The process listed below is how Chip made his two mini-meads (mini meaning small volume here, but also refers to the lower gravity in this case) in Chop & Brew – Episode 64. Shout-out to our good friend Mino Choi for his help and advice. Chip used Bare Honey raw wildflower honey for one mead and Bare Honey lavender blossom honey for the other.
For approximately one gallon of mead (10-12 12-ounce bottles)
- 3 lbs of honey
- Ice Mountain Ice Spring Water (per Mino) – enough to top up to approximately 1.25-1.5 gallons
- 1 packet Lalvin 71B-2211 Narbonne yeast
- Wyeast Wine Yeast Nutrient
- Yeast nutrient
Sanitize all equipment including two-gallon bucket and lid, spoon (or wine wand), airlock, etc.
Mix 3/4 gallon water and honey together in two-gallon bucket with sanitized spoon or wine wand. With 3 lbs of honey into this amount of water, you’ll be looking at an OG of about 1.080 (ish). Use less honey for a lower OG (or more for a higher OG) in your small-batch mead. Once Target OG is achieved, put lid on and airlock in place. Shake bucket to aerate must. Pitch half-packet of Lalvin 71B-2211 for lower gravity must. Also add Wyeast Wine Yeast Nutrient according to packaging.
Primary fermentation. For yeast nutrient addition, Mino suggests adding 1/4 teaspoon the first and second day of fermentation (or add 1/8 teaspoon for first four days). Ferment in low-to-mid 60s for about one month or until SG is static. Rack to secondary fermenter; Mino suggests a sanitized one-gallon glass jug. Let rest for two months. If you plan to backsweeten your mead, stabilize with sulfite and sorbate first, and add the proper amount of honey back to sweeten it to taste. [Note: Chip did not backsweeten his mead; he let it ferment to terminal gravity – about 1.000 – and enjoyed it “dry.”]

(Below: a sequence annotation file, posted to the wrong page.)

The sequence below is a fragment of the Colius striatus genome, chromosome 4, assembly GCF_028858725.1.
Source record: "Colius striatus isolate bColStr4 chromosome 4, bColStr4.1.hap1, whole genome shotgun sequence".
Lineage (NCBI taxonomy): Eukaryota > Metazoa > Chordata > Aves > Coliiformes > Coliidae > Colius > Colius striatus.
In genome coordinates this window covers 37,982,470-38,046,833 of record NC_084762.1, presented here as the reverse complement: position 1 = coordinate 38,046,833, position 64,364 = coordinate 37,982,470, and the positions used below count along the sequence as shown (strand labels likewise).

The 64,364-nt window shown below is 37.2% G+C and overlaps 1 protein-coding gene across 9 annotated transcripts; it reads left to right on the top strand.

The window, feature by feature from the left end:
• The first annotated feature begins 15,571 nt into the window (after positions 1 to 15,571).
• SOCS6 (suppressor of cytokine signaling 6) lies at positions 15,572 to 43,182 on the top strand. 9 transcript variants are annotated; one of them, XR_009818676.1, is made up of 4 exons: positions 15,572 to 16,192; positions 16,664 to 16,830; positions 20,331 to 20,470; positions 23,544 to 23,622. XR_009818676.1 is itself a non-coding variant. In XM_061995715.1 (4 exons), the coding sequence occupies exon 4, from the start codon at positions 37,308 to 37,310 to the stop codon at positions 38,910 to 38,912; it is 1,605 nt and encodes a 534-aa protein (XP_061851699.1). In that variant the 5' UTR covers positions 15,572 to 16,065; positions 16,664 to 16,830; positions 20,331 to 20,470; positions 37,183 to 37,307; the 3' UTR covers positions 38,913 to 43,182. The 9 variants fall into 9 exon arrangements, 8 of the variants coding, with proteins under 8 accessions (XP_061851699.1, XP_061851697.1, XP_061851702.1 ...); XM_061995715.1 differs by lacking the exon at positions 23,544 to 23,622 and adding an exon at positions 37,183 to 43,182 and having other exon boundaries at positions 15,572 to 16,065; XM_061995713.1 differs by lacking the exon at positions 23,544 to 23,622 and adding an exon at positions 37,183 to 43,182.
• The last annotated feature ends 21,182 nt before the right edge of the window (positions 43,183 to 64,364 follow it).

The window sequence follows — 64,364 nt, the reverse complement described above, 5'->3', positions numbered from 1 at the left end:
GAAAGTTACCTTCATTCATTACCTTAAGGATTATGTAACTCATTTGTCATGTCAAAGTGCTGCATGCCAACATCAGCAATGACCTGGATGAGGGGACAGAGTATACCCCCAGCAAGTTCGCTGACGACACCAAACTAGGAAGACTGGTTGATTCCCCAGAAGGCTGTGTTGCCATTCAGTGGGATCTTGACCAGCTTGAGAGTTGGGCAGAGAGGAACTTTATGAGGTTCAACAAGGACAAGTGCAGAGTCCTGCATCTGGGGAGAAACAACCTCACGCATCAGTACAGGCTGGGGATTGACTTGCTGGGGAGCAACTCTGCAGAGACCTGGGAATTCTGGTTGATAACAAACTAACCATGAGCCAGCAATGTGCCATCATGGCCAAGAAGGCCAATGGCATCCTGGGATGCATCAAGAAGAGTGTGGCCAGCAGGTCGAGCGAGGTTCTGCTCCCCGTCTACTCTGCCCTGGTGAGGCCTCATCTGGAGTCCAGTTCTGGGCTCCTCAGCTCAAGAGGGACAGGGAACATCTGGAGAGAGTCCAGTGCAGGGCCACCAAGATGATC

Another reason for the two-gal bucket: if want to add a bit of fruit you can use a 8 x 9-inch nylon bag and place fruits or whatever additions in the bucket for easy extraction. Also the long auto siphon won’t work well for transferring out of the 1 gallon jug so pick up a short one from your local homebrew shop. If u have a haze or want to speed up clarity u can easily place the 1 gal jug in the fridge for a few days to cold crash it closer to bottling time. Enjoy!!
Note: Mino says 6 lbs of honey in this same amount of water will give you the gravity you need for a mead that is more in the 16-18% ABV range. But adjust your yeast and nutrients accordingly.